(Edited... now that I think about it, if the altitude does actually drop the vacuum measurement by ~25% it would make some bit of sense if compression also dropped by a similar percentage.)

And I also just saw on a Saab mechanics website a recommendation that on older Saabs, you should increase timing advance about 1 degree for each thousand feet, up to a maximum of 4 degrees extra..... Does that apply to normally aspirated, non ecm/non-emissions Suzukis too? Darn sure performs better when I have timing set at 14 degrees BTDC.
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post #7 of (permalink) Old 12-06-2004, 03:40 PM
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Re: Low cyl. compression = Low int. vacuum?

Durn toot'n altitude affects compression and vacuum.
Remember, somwhere around 10,000 feet it's suggested pilots use oxygen because the air is so thin there. 7000' is 70% of the way there. Vacuum is the differential between presures - the "outside" pressure is lower, so it'll read lower - always.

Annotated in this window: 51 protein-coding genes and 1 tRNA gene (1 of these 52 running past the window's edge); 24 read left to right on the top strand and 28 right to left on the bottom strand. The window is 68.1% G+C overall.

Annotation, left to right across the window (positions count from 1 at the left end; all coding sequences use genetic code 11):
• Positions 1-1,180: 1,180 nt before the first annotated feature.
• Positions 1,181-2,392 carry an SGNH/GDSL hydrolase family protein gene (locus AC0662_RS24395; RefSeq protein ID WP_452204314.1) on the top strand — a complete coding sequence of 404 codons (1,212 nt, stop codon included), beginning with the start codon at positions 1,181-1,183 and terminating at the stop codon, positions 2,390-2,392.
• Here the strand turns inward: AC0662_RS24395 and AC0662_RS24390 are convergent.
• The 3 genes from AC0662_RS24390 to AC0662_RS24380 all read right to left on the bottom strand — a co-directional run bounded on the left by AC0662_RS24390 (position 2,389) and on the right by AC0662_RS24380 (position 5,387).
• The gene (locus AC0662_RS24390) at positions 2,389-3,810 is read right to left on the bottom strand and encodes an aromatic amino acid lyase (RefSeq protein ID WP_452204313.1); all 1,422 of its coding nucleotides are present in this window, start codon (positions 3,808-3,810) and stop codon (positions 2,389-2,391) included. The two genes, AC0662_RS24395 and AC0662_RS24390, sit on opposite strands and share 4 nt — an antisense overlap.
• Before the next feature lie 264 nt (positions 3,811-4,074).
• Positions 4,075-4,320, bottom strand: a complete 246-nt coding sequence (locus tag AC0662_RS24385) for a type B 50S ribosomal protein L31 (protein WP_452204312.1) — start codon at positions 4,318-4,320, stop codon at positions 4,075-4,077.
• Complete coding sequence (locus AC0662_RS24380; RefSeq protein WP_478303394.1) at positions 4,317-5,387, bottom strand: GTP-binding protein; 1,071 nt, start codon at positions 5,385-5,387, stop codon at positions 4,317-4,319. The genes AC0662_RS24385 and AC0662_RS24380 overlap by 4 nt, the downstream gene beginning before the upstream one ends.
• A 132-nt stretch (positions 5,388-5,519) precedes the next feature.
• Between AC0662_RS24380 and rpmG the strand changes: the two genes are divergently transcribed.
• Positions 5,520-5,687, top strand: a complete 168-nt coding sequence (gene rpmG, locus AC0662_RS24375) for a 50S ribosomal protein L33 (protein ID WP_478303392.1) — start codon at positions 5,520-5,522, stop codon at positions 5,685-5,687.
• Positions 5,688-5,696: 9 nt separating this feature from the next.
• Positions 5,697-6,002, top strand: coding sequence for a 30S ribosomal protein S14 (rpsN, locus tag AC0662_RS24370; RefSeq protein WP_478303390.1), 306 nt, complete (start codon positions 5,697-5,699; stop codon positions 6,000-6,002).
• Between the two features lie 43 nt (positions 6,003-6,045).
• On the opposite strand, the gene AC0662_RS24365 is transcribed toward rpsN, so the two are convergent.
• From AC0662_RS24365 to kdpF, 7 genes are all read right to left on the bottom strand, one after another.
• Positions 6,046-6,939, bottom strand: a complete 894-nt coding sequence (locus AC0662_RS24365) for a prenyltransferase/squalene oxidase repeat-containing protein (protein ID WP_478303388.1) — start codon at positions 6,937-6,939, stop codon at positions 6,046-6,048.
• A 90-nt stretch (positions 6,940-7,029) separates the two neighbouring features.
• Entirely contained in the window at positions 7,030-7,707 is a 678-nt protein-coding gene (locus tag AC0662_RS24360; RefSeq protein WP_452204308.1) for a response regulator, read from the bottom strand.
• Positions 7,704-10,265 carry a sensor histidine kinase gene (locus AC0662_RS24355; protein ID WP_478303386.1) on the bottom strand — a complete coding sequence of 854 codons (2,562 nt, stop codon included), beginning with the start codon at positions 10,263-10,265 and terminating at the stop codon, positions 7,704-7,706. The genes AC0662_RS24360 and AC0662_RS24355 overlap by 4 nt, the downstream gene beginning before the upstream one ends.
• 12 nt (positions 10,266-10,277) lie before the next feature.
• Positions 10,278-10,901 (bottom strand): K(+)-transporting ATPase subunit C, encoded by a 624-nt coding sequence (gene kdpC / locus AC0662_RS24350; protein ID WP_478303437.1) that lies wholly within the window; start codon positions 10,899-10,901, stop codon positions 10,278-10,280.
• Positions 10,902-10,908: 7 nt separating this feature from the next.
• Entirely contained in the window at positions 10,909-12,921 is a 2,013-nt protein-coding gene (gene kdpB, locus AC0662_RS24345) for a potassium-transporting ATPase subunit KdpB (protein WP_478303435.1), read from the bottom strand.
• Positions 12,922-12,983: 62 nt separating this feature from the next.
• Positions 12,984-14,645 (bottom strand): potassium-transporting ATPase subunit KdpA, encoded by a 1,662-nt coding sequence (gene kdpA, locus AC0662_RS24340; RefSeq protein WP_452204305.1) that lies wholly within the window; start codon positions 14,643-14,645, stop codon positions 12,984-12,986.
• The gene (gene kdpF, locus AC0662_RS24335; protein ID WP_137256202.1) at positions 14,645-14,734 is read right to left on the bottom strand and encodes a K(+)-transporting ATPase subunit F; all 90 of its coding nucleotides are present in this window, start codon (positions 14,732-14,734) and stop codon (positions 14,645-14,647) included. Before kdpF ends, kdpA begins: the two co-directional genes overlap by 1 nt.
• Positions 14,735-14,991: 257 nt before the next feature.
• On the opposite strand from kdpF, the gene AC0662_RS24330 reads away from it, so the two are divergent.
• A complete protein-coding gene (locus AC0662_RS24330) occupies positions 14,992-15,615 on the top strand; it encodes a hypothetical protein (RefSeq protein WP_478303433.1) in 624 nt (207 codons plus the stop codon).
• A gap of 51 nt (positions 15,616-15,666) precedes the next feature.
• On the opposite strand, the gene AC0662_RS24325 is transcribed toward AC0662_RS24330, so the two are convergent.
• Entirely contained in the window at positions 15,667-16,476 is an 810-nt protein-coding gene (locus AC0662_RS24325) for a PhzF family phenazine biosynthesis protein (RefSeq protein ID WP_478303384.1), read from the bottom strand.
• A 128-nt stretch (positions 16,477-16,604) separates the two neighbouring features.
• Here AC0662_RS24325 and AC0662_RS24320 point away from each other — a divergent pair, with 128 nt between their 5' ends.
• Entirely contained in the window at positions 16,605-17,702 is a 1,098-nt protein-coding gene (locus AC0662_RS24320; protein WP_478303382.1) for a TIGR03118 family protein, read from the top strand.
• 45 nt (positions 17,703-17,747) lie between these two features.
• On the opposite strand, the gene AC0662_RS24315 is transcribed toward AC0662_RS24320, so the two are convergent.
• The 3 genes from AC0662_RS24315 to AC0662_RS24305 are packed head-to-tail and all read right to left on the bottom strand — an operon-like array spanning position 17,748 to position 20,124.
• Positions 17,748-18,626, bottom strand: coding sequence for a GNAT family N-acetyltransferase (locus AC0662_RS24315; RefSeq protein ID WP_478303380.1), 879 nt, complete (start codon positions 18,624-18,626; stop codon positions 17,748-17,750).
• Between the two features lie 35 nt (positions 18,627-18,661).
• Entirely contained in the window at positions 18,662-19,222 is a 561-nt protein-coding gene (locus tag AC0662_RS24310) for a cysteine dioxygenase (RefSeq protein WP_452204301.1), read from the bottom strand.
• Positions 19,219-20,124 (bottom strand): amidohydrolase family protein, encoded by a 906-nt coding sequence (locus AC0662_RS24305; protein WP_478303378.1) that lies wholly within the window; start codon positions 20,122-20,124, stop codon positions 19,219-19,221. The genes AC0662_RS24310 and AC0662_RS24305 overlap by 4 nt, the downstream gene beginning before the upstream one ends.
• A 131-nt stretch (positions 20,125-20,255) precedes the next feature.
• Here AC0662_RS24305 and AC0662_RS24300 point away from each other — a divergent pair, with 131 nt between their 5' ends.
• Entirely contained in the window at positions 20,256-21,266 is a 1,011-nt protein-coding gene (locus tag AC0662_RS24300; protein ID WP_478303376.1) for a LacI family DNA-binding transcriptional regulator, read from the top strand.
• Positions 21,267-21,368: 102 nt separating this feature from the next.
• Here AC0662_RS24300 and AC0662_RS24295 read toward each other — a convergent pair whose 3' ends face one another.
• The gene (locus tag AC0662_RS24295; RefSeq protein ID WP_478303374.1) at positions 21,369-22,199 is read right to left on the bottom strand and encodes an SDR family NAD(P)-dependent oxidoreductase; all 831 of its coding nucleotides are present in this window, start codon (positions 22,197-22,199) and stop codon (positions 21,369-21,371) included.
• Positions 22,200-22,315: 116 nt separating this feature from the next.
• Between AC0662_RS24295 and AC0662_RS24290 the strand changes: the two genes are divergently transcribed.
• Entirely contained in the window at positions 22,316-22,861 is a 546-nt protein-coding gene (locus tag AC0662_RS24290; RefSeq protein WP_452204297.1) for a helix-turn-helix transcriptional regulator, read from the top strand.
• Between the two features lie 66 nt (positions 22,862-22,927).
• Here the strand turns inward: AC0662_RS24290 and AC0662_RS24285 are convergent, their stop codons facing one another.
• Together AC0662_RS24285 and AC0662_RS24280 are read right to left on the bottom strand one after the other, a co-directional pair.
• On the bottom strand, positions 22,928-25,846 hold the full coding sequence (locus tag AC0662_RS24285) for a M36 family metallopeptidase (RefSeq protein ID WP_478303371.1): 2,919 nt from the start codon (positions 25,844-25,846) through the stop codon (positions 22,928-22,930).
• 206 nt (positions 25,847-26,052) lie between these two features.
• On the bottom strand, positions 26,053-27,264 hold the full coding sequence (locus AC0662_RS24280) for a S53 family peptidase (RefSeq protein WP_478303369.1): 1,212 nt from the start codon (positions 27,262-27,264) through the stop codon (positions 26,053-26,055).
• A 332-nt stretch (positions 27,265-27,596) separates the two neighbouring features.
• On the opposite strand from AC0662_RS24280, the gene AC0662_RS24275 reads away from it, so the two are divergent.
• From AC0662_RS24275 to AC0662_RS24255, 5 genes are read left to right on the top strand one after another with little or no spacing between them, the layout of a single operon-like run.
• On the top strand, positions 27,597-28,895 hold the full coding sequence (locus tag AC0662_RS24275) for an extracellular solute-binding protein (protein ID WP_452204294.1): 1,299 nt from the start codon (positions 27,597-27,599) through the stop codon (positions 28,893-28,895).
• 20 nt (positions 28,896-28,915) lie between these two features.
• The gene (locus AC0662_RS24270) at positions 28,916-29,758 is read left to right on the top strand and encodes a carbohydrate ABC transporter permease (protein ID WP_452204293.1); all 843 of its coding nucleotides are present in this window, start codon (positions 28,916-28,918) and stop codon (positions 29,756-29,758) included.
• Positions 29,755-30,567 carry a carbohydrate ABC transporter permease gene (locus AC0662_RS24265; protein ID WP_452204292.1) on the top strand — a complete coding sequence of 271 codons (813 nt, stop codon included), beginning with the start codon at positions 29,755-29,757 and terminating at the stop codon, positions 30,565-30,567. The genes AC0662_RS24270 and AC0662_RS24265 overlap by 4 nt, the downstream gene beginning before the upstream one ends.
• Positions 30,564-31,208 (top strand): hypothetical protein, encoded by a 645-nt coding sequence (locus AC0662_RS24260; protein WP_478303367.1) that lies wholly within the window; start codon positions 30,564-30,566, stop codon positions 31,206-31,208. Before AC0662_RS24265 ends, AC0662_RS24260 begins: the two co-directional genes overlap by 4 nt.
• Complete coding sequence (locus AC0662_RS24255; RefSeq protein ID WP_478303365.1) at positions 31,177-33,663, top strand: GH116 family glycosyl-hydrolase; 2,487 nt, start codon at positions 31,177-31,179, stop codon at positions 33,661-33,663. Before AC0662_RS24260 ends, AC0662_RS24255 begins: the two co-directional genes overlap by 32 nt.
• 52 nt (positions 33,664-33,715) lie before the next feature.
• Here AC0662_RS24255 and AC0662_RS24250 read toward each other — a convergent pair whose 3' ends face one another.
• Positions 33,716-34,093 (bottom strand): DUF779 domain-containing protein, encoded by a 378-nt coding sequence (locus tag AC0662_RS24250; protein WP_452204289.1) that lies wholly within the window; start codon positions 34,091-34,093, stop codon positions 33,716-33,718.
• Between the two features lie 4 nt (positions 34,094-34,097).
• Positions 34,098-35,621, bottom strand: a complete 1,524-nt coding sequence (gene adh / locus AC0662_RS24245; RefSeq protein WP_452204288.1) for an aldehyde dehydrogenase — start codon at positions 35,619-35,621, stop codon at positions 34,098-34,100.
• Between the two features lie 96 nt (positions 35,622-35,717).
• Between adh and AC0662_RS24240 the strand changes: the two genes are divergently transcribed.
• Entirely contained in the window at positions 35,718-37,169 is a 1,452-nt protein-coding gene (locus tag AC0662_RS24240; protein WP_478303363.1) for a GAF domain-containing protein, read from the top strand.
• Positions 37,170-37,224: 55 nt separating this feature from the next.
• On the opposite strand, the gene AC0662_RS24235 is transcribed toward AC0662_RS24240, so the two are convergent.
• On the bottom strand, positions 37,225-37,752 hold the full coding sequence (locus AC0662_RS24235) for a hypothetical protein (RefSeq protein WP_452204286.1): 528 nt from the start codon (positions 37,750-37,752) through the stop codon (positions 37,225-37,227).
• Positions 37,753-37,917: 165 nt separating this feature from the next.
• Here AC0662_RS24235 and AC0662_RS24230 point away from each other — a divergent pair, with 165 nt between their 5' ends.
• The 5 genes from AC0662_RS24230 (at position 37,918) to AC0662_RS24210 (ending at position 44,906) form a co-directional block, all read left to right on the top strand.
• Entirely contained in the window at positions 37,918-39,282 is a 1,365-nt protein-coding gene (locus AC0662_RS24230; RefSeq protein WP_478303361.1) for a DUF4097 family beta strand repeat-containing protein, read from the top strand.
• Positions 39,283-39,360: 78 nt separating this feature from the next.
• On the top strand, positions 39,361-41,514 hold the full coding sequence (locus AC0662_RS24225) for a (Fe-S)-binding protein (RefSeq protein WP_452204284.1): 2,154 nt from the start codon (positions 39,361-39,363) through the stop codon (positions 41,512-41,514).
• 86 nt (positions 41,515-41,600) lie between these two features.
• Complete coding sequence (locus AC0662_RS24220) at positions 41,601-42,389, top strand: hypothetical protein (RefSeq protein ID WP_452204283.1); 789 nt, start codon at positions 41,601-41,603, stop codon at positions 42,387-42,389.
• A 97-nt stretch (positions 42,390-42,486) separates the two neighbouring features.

Same with compression -- there isn't as much air in the cylinders to squeeze, and the psi reading is also the differential between outside to inside pressures.

Adding a few degrees advance compensates for the lower charge in the cylinder - the lower charge takes longer to burn to full cylinder pressure -- akin to spacing BBQ charcoals farther apart.

The important thing is the compression's variation between cylinders. They should all be about the same - after it's fully broken in. It may be too early to get excited.

If it's got any type of misfire - ignition, vacuum leaks etc, the affected cylinder(s) leave a little gas in them, washing the oil off the rings, causing a compression reading to be low on those.

I woulden't worry about it till the engine's got more miles on it. Just get all ignition and vacuum leak issues out of the way -- I'd bet she'll be fine.